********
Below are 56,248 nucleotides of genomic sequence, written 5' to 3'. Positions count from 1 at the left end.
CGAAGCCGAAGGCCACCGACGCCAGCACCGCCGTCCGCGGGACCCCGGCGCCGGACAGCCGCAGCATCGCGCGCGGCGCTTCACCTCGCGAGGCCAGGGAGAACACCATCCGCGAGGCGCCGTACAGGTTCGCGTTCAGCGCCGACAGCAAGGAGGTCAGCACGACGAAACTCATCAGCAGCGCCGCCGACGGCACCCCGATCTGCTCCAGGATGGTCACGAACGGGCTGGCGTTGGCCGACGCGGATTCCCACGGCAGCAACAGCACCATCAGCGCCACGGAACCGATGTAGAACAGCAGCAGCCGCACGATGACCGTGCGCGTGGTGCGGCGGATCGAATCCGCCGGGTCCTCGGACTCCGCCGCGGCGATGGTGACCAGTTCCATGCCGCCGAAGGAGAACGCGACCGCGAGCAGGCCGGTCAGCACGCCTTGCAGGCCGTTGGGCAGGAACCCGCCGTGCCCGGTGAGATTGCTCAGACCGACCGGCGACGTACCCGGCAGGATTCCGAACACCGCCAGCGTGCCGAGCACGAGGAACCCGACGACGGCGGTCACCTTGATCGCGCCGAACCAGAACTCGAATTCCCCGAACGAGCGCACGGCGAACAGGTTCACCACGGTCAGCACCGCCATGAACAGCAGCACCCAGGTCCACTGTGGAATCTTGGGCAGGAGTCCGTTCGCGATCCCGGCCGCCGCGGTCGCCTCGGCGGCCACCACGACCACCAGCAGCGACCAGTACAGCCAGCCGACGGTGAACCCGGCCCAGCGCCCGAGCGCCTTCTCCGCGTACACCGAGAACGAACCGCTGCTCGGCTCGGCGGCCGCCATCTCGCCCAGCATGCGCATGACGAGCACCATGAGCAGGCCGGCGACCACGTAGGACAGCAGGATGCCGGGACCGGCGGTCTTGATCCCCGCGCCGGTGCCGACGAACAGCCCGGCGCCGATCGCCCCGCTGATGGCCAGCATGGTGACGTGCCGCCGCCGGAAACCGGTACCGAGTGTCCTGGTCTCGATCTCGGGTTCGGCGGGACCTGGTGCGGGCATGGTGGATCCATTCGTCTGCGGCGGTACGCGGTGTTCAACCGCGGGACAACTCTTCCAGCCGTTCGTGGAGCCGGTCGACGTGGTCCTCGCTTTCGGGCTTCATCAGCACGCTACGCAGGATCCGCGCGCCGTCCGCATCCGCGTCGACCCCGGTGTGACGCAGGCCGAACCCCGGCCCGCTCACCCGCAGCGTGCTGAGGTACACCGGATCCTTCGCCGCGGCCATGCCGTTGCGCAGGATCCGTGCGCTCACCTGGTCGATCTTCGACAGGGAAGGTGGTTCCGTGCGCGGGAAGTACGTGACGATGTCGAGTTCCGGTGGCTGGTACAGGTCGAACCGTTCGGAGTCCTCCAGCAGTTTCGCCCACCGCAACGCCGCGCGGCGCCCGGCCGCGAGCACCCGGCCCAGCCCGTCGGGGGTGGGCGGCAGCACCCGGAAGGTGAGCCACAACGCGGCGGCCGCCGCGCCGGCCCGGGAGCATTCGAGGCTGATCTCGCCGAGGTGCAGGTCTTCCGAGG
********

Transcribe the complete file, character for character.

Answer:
Below are 56,248 nucleotides of genomic sequence, written 5' to 3'. Positions count from 1 at the left end.
CGAAGCCGAAGGCCACCGACGCCAGCACCGCCGTCCGCGGGACCCCGGCGCCGGACAGCCGCAGCATCGCGCGCGGCGCTTCACCTCGCGAGGCCAGGGAGAACACCATCCGCGAGGCGCCGTACAGGTTCGCGTTCAGCGCCGACAGCAAGGAGGTCAGCACGACGAAACTCATCAGCAGCGCCGCCGACGGCACCCCGATCTGCTCCAGGATGGTCACGAACGGGCTGGCGTTGGCCGACGCGGATTCCCACGGCAGCAACAGCACCATCAGCGCCACGGAACCGATGTAGAACAGCAGCAGCCGCACGATGACCGTGCGCGTGGTGCGGCGGATCGAATCCGCCGGGTCCTCGGACTCCGCCGCGGCGATGGTGACCAGTTCCATGCCGCCGAAGGAGAACGCGACCGCGAGCAGGCCGGTCAGCACGCCTTGCAGGCCGTTGGGCAGGAACCCGCCGTGCCCGGTGAGATTGCTCAGACCGACCGGCGACGTACCCGGCAGGATTCCGAACACCGCCAGCGTGCCGAGCACGAGGAACCCGACGACGGCGGTCACCTTGATCGCGCCGAACCAGAACTCGAATTCCCCGAACGAGCGCACGGCGAACAGGTTCACCACGGTCAGCACCGCCATGAACAGCAGCACCCAGGTCCACTGTGGAATCTTGGGCAGGAGTCCGTTCGCGATCCCGGCCGCCGCGGTCGCCTCGGCGGCCACCACGACCACCAGCAGCGACCAGTACAGCCAGCCGACGGTGAACCCGGCCCAGCGCCCGAGCGCCTTCTCCGCGTACACCGAGAACGAACCGCTGCTCGGCTCGGCGGCCGCCATCTCGCCCAGCATGCGCATGACGAGCACCATGAGCAGGCCGGCGACCACGTAGGACAGCAGGATGCCGGGACCGGCGGTCTTGATCCCCGCGCCGGTGCCGACGAACAGCCCGGCGCCGATCGCCCCGCTGATGGCCAGCATGGTGACGTGCCGCCGCCGGAAACCGGTACCGAGTGTCCTGGTCTCGATCTCGGGTTCGGCGGGACCTGGTGCGGGCATGGTGGATCCATTCGTCTGCGGCGGTACGCGGTGTTCAACCGCGGGACAACTCTTCCAGCCGTTCGTGGAGCCGGTCGACGTGGTCCTCGCTTTCGGGCTTCATCAGCACGCTACGCAGGATCCGCGCGCCGTCCGCATCCGCGTCGACCCCGGTGTGACGCAGGCCGAACCCCGGCCCGCTCACCCGCAGCGTGCTGAGGTACACCGGATCCTTCGCCGCGGCCATGCCGTTGCGCAGGATCCGTGCGCTCACCTGGTCGATCTTCGACAGGGAAGGTGGTTCCGTGCGCGGGAAGTACGTGACGATGTCGAGTTCCGGTGGCTGGTACAGGTCGAACCGTTCGGAGTCCTCCAGCAGTTTCGCCCACCGCAACGCCGCGCGGCGCCCGGCCGCGAGCACCCGGCCCAGCCCGTCGGGGGTGGGCGGCAGCACCCGGAAGGTGAGCCACAACGCGGCGGCCGCCGCGCCGGCCCGGGAGCATTCGAGGCTGATCTCGCCGAGGTGCAGGTCTTCCGAGG